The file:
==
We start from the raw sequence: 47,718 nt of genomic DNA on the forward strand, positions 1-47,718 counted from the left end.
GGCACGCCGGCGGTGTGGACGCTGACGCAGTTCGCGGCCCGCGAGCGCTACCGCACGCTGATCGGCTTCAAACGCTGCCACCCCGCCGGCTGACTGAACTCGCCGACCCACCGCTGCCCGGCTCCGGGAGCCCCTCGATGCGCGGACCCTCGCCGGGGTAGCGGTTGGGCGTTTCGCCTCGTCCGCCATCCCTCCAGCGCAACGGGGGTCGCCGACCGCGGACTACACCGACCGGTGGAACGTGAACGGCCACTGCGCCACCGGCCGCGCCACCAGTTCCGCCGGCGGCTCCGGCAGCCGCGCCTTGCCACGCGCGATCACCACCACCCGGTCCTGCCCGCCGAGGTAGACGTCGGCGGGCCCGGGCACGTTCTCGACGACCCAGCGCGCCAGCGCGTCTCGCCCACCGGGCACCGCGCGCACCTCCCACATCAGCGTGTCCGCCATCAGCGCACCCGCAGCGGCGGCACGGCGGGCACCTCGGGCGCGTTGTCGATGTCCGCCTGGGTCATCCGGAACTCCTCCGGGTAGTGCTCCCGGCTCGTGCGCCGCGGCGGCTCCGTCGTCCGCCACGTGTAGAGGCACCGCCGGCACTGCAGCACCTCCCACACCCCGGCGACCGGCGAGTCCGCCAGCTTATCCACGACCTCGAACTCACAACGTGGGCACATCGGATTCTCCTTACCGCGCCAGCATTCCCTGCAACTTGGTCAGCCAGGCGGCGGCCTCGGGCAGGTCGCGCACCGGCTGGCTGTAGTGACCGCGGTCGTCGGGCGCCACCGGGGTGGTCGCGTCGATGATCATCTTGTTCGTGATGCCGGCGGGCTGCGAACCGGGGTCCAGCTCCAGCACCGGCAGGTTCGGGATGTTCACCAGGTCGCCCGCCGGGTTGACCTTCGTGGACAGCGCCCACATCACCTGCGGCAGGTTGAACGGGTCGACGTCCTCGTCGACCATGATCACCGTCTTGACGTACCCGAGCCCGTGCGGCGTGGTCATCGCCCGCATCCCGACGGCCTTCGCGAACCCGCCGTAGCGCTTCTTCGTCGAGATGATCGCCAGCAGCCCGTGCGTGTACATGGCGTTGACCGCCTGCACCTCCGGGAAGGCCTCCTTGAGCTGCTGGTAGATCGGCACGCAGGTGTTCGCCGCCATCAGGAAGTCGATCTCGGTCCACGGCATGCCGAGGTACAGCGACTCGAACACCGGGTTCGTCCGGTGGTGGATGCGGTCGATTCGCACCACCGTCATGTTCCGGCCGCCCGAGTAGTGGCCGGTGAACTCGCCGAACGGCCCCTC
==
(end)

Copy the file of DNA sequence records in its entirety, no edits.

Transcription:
We start from the raw sequence: 47,718 nt of genomic DNA on the forward strand, positions 1-47,718 counted from the left end.
GGCACGCCGGCGGTGTGGACGCTGACGCAGTTCGCGGCCCGCGAGCGCTACCGCACGCTGATCGGCTTCAAACGCTGCCACCCCGCCGGCTGACTGAACTCGCCGACCCACCGCTGCCCGGCTCCGGGAGCCCCTCGATGCGCGGACCCTCGCCGGGGTAGCGGTTGGGCGTTTCGCCTCGTCCGCCATCCCTCCAGCGCAACGGGGGTCGCCGACCGCGGACTACACCGACCGGTGGAACGTGAACGGCCACTGCGCCACCGGCCGCGCCACCAGTTCCGCCGGCGGCTCCGGCAGCCGCGCCTTGCCACGCGCGATCACCACCACCCGGTCCTGCCCGCCGAGGTAGACGTCGGCGGGCCCGGGCACGTTCTCGACGACCCAGCGCGCCAGCGCGTCTCGCCCACCGGGCACCGCGCGCACCTCCCACATCAGCGTGTCCGCCATCAGCGCACCCGCAGCGGCGGCACGGCGGGCACCTCGGGCGCGTTGTCGATGTCCGCCTGGGTCATCCGGAACTCCTCCGGGTAGTGCTCCCGGCTCGTGCGCCGCGGCGGCTCCGTCGTCCGCCACGTGTAGAGGCACCGCCGGCACTGCAGCACCTCCCACACCCCGGCGACCGGCGAGTCCGCCAGCTTATCCACGACCTCGAACTCACAACGTGGGCACATCGGATTCTCCTTACCGCGCCAGCATTCCCTGCAACTTGGTCAGCCAGGCGGCGGCCTCGGGCAGGTCGCGCACCGGCTGGCTGTAGTGACCGCGGTCGTCGGGCGCCACCGGGGTGGTCGCGTCGATGATCATCTTGTTCGTGATGCCGGCGGGCTGCGAACCGGGGTCCAGCTCCAGCACCGGCAGGTTCGGGATGTTCACCAGGTCGCCCGCCGGGTTGACCTTCGTGGACAGCGCCCACATCACCTGCGGCAGGTTGAACGGGTCGACGTCCTCGTCGACCATGATCACCGTCTTGACGTACCCGAGCCCGTGCGGCGTGGTCATCGCCCGCATCCCGACGGCCTTCGCGAACCCGCCGTAGCGCTTCTTCGTCGAGATGATCGCCAGCAGCCCGTGCGTGTACATGGCGTTGACCGCCTGCACCTCCGGGAAGGCCTCCTTGAGCTGCTGGTAGATCGGCACGCAGGTGTTCGCCGCCATCAGGAAGTCGATCTCGGTCCACGGCATGCCGAGGTACAGCGACTCGAACACCGGGTTCGTCCGGTGGTGGATGCGGTCGATTCGCACCACCGTCATGTTCCGGCCGCCCGAGTAGTGGCCGGTGAACTCGCCGAACGGCCCCTC